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It all started with a great speech at the Democratic National Convention in 2004, right before Senator Kerry “reported for duty.” Senator Barack Obama gave a stirring speech about a country whose time had come to find a new unity that transcended partisanship.
Pundits instantly took a liking to the young fellow and began speculating whether he wouldn’t be the right guy to occupy the oval office. Three years later, Obama announced his candidacy and dazzled the left, and enough in the center, to be sworn into office.
Fast forward to 2011: The far left is mightily upset with Obama, because it feels betrayed. It turns out, Obama is not really a full-on, bright-blue liberal.Guess what, though? He never was. He just looked uber-progressive in comparison to the Republican party and the folks who had been in control since The Supreme Court chose to elect “The Decider” aka George W. Bush.
According to the website, The Political Compass, the 2008 candidate, Barack Obama, was scored as very moderately social authoritarian, and a very moderately pro-free market. Both he and Joe Biden scored close to the center of the map, but in the upper-right quadrant where no self-respecting liberal would be caught hanging out.
It is truly a testament to how far right the Republican Party has retreated that a centrist would look convincingly liberal.
No politician deserves a free pass, least of all the president. Obama should be relentlessly scrutinized and criticized. That’s what a president signs up for, in part.
Liberals are like most in that they want what they want, and they want it now. Though he has done more than a few things that no Republican president would dare to do, Obama is more of a cool trickle than a tap-wide-open as far as a progressive agenda is concerned.
On a grand-scale, nothing happens fast, though–just ask a tectonic plate. Progress, and its socially risk-adverse and free market opposite, are in constant struggle with one another. Born of the higher aspirations, beliefs, fears and prejudices in the psyches of human beings, big change is a slow spreading affair whose effects are not immediately seen, heard or felt.
One of my favorite liberal columnists recently wrote about his concern with some of the discontent and grumbling heard coming from the progressive left that feels let down by President Obama.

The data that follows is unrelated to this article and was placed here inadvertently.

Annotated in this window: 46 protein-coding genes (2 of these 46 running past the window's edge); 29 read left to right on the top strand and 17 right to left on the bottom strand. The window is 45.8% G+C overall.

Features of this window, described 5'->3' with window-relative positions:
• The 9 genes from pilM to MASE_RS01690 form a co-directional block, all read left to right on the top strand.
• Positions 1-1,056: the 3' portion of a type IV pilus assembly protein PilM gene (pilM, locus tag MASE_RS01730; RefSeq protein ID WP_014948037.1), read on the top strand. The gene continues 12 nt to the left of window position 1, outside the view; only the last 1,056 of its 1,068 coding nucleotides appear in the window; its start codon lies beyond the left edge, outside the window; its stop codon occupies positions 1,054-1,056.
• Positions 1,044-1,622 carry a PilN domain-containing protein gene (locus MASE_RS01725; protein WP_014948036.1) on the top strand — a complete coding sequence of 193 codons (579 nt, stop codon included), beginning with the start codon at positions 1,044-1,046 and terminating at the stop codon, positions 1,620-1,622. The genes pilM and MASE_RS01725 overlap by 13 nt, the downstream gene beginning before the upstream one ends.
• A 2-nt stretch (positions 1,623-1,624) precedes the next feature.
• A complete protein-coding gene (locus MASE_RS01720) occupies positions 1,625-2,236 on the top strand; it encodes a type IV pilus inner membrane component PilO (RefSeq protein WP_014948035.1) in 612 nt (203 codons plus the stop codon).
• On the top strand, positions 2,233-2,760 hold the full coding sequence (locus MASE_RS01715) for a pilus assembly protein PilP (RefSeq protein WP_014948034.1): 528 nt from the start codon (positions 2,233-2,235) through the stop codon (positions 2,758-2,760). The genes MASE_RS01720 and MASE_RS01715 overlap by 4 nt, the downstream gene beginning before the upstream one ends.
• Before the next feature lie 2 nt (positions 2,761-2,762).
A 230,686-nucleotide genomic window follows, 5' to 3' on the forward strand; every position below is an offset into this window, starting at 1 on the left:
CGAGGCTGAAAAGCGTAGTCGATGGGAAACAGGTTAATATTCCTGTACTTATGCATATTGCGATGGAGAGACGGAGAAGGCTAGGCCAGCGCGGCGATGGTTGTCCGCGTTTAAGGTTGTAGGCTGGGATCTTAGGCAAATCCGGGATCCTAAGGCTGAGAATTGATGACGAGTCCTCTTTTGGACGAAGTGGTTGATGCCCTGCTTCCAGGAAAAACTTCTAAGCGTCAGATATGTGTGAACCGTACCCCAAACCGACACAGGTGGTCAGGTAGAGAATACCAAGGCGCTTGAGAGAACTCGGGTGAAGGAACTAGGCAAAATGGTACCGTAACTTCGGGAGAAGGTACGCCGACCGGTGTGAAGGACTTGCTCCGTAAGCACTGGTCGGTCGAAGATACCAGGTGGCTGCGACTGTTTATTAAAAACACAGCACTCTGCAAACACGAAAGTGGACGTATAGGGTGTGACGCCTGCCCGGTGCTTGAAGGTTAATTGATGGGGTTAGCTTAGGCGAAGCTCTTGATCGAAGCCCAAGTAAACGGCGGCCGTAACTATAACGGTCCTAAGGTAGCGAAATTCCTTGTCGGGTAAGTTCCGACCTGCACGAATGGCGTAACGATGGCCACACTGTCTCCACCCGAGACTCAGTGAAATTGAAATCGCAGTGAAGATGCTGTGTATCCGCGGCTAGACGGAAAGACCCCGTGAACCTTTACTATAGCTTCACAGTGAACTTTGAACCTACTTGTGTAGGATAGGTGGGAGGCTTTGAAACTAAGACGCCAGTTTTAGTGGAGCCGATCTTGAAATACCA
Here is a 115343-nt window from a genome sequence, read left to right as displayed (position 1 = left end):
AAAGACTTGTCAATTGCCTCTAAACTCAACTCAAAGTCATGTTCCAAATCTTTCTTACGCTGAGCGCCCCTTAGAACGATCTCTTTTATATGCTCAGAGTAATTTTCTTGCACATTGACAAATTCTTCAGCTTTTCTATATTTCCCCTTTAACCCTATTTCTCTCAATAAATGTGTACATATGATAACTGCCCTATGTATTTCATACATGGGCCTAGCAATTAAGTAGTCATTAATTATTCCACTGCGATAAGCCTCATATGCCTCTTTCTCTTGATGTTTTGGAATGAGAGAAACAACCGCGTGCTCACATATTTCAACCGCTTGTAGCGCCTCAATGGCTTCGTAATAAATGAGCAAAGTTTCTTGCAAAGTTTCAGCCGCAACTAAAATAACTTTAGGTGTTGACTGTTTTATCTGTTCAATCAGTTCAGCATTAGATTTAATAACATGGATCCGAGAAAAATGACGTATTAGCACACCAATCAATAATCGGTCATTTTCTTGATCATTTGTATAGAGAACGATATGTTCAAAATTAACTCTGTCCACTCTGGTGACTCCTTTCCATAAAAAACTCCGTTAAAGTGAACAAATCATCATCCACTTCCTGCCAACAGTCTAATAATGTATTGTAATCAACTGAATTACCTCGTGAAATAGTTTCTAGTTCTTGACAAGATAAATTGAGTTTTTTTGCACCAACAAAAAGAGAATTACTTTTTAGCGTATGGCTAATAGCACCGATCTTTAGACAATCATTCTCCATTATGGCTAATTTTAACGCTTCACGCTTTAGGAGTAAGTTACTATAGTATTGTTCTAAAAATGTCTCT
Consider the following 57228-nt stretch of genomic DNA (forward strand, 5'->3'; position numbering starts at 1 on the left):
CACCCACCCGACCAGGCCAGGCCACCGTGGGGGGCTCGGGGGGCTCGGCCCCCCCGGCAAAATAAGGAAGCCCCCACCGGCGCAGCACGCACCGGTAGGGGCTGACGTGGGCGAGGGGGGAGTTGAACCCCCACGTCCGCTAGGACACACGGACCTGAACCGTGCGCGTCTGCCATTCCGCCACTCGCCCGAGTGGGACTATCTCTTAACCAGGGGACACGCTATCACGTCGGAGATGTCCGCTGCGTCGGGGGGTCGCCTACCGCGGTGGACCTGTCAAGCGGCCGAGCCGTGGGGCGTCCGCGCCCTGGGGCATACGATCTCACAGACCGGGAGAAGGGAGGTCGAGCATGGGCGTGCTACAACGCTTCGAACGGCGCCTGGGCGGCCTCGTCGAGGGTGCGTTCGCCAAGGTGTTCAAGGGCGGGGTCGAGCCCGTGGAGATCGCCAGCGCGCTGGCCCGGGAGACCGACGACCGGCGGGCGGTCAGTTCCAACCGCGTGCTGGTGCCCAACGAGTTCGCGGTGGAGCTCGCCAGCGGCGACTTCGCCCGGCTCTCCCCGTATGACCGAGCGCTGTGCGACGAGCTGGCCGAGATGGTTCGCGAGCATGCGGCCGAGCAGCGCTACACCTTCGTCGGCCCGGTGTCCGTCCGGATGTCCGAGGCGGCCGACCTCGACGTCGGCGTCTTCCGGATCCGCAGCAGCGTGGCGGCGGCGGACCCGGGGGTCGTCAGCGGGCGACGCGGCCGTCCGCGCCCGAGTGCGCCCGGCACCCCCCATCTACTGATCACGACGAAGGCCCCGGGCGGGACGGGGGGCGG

“They do not see politics as the art of the possible. They do not believe in seizing opportunities to make steady, messy progress toward progressive goals. They believe that politics is a cataclysmic struggle. They believe that if they can remain pure in their principals then someday their liberal cause will win a total and permanent victory over its foes.”
Actually, I lied. That passage was written by my favorite conservative columnist, David Brooks, in a New York Times op-ed, titled “The Road Not Taken.” The true quote was this:
“They [Republicans unwilling to compromise over raising taxes in exchange for spending cuts] do not see politics as the art of the possible. They do not believe in seizing opportunities to make steady, messy progress toward conservative goals. They believe that politics is a cataclysmic struggle. They believe that if they can remain pure in their faith then someday their party will win a total and permanent victory over its foes.”
That is a bit of wisdom that both the left and the right need to chew on for a while.
Just out of curiosity, I took The Political Compass quiz to see if I had moved any since the last time I took it in 2003. Though I chose “agree” or “disagree” much more often than “strongly agree” or “strongly disagree,” as I had in the past, I still scored at pretty much the same place. I’m still close neighbors with Gandhi, Nelson Mandela and His Holiness, The Dalai Lama, and live next door to Ralph Nader.
I still believe, however, President Obama is the right man, at the right time, in the right job to be making messy progress toward progressive goals.